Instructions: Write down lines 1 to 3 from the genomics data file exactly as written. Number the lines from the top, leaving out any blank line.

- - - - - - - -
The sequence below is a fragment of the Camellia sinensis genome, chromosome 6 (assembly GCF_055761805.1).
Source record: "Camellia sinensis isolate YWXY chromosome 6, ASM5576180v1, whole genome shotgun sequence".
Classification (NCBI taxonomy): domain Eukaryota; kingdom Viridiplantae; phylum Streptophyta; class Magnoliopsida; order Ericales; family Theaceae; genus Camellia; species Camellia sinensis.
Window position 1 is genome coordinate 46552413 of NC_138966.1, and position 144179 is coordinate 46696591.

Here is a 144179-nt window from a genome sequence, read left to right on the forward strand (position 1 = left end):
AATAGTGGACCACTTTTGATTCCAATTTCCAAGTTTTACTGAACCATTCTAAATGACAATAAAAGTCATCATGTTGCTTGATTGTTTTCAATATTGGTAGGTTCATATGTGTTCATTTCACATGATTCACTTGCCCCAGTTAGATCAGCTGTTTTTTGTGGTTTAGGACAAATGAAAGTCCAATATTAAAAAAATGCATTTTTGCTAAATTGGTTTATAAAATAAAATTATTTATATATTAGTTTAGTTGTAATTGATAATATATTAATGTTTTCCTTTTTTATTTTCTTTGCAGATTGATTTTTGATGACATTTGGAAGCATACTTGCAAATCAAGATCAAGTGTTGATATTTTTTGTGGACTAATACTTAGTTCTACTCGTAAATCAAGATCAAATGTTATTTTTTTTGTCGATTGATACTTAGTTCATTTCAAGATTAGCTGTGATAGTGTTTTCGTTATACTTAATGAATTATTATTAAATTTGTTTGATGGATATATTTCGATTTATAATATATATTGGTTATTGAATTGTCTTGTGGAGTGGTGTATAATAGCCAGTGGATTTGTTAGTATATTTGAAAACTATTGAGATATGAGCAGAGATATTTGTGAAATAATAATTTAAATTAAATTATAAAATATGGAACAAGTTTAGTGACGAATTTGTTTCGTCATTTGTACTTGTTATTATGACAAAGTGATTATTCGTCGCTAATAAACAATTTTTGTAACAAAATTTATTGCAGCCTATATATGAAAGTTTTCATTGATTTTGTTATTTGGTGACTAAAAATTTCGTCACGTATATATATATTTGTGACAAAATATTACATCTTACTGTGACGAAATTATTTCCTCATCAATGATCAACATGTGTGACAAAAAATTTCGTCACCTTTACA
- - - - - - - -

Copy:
The sequence below is a fragment of the Camellia sinensis genome, chromosome 6 (assembly GCF_055761805.1).
Source record: "Camellia sinensis isolate YWXY chromosome 6, ASM5576180v1, whole genome shotgun sequence".
Classification (NCBI taxonomy): domain Eukaryota; kingdom Viridiplantae; phylum Streptophyta; class Magnoliopsida; order Ericales; family Theaceae; genus Camellia; species Camellia sinensis.